Elizabeth Seton was born into the Bayley family in 1774, just two years before the American Revolution. She grew up in affluence among the socialites of New York City. Her mother was the daughter of an Episcopalian Rector and she died when Elizabeth was a youngster of three. Her father was a doctor and professor, and he saw to the education of the young girl. At the age of 19 she married Will Seton, and together they had five children. Along with her duties as a wife and mother, she cared for the poor and with some friends founded the Society for the Relief of Poor Widows with Small Children, and was affectionately known as the “Protestant Sister of Charity.” Even though she lived in affluence, her life was not without suffering, for two of her children died of tuberculosis, and her son died while in the navy.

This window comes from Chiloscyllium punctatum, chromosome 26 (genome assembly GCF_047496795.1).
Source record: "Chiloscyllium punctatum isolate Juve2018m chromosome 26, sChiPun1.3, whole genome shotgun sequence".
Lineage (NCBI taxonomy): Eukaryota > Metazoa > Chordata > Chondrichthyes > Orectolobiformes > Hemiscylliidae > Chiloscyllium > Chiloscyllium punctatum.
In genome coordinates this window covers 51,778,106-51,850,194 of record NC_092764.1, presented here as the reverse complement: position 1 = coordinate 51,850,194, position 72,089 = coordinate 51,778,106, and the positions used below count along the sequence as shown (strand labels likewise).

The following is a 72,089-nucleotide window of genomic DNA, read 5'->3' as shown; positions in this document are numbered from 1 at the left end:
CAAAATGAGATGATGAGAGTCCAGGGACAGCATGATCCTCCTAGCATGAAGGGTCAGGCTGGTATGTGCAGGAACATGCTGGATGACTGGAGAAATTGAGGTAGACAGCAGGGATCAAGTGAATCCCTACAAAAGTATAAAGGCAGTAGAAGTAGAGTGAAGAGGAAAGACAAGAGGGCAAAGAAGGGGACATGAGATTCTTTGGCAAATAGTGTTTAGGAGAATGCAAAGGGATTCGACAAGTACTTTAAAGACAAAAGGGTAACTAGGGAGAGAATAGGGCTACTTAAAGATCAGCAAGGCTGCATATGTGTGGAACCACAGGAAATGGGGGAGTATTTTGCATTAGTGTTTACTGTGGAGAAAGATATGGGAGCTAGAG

Her comfortable life quickly came to an end when her father-in-law died and she had to take over the raising of her husband’s seven siblings. Her husband assumed the running of the business his father had built, and it had a devastating effect on his health. The business failed and he filed for bankruptcy. He took Elizabeth and one of their daughters to Italy in search of a cure but died while there after being quarantined for weeks in a drafty house. Elizabeth, just 29 years old, remained there with her daughter and it was there that she was attracted to the Roman Catholic Faith. (Excerpts from Elizabeth Bayley Seton Papers courtesy of Archives Saint Joseph’s Provincial House, Daughters of Charity of Saint Vincent de Paul, Emmitsburg, Maryland).
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